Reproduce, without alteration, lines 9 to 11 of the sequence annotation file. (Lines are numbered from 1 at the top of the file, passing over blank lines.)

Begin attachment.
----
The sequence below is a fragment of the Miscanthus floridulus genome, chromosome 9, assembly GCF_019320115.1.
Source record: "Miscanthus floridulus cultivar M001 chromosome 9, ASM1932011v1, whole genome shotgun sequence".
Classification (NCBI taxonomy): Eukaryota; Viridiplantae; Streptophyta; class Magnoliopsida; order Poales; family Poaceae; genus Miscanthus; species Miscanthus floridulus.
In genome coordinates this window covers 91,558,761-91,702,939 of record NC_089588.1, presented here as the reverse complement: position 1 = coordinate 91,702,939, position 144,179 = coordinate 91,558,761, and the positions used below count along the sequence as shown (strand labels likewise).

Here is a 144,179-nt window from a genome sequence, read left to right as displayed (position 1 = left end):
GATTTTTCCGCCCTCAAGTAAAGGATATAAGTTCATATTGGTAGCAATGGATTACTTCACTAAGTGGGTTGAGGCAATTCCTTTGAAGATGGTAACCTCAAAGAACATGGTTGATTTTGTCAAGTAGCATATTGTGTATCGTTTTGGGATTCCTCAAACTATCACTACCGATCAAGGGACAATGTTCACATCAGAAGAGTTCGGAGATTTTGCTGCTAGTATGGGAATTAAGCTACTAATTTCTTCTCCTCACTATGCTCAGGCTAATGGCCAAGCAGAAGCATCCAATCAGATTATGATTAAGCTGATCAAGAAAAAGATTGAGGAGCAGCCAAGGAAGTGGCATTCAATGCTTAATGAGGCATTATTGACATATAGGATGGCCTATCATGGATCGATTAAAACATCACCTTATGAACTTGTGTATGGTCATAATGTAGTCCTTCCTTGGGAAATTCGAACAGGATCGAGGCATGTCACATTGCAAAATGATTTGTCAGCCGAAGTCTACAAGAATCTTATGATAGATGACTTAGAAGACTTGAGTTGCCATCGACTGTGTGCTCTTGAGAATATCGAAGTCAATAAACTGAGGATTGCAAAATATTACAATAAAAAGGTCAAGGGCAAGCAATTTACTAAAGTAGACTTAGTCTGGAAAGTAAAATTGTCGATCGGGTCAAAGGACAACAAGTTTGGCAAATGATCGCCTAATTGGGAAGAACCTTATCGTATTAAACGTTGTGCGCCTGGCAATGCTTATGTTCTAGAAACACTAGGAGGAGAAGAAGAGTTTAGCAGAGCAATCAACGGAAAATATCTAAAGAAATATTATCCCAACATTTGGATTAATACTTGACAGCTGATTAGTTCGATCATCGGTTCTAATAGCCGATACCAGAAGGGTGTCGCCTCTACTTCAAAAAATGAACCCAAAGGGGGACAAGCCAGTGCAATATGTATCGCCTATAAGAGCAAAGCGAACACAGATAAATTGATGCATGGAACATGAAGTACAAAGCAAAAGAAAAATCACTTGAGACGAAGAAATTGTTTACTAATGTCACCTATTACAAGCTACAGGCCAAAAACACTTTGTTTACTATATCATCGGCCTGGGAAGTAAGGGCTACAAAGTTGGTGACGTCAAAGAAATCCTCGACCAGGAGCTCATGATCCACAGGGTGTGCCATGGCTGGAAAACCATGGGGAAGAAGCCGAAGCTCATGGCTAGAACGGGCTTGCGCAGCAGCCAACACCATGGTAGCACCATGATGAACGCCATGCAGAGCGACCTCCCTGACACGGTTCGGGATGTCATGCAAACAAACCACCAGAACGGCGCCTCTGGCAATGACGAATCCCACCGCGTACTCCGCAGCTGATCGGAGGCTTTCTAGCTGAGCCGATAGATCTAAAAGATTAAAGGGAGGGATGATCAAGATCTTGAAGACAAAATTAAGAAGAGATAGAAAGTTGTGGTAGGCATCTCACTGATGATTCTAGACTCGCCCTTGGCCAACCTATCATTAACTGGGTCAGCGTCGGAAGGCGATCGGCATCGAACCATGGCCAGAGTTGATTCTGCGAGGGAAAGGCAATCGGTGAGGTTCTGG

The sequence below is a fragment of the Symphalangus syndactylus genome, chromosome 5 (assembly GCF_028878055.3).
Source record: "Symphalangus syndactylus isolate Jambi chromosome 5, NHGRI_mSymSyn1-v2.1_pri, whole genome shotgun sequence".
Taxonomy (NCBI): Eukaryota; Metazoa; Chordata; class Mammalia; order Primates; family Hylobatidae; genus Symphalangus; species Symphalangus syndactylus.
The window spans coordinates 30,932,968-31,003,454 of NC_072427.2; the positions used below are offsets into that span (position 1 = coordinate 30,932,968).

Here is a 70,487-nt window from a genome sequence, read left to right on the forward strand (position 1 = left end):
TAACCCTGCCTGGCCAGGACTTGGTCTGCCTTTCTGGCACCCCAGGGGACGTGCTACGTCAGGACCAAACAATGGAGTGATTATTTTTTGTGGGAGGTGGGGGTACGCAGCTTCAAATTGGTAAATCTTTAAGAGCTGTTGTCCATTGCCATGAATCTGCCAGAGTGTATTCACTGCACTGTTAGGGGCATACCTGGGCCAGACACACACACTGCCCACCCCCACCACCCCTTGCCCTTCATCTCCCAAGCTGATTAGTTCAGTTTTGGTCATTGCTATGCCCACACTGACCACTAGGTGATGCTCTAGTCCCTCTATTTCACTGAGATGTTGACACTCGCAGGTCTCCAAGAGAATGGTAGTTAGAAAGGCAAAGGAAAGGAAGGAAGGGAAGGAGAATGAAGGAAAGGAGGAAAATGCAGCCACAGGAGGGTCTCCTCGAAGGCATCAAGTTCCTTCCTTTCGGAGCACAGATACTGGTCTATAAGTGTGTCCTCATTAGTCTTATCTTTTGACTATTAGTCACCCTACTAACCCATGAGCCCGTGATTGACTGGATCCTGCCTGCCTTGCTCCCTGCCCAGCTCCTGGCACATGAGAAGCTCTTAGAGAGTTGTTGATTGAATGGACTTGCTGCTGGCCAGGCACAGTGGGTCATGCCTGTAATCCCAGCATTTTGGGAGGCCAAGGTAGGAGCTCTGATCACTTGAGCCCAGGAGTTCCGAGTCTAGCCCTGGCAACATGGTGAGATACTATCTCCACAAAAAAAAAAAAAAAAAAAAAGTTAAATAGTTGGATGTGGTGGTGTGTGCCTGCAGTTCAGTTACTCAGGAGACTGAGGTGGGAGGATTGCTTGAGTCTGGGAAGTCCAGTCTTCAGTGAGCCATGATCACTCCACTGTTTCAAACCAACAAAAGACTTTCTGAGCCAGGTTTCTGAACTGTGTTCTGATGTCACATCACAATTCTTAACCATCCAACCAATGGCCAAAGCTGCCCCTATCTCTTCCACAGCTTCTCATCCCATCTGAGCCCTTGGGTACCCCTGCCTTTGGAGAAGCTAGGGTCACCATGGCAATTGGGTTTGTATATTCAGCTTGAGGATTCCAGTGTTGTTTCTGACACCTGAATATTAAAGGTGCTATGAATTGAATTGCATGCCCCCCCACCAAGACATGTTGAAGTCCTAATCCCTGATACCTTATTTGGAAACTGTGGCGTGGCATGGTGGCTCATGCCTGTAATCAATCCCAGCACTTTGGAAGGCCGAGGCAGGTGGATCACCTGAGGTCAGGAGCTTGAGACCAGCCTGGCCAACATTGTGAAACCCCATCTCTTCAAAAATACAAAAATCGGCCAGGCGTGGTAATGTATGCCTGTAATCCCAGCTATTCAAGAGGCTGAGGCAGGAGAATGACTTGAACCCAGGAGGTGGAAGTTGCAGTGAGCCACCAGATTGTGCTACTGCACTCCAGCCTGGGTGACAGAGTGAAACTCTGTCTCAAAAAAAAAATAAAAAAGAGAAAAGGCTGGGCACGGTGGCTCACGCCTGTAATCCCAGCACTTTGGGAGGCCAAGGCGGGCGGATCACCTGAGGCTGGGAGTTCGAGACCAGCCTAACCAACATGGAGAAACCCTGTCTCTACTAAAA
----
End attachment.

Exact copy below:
Taxonomy (NCBI): Eukaryota; Metazoa; Chordata; class Mammalia; order Primates; family Hylobatidae; genus Symphalangus; species Symphalangus syndactylus.
The window spans coordinates 30,932,968-31,003,454 of NC_072427.2; the positions used below are offsets into that span (position 1 = coordinate 30,932,968).

Here is a 70,487-nt window from a genome sequence, read left to right on the forward strand (position 1 = left end):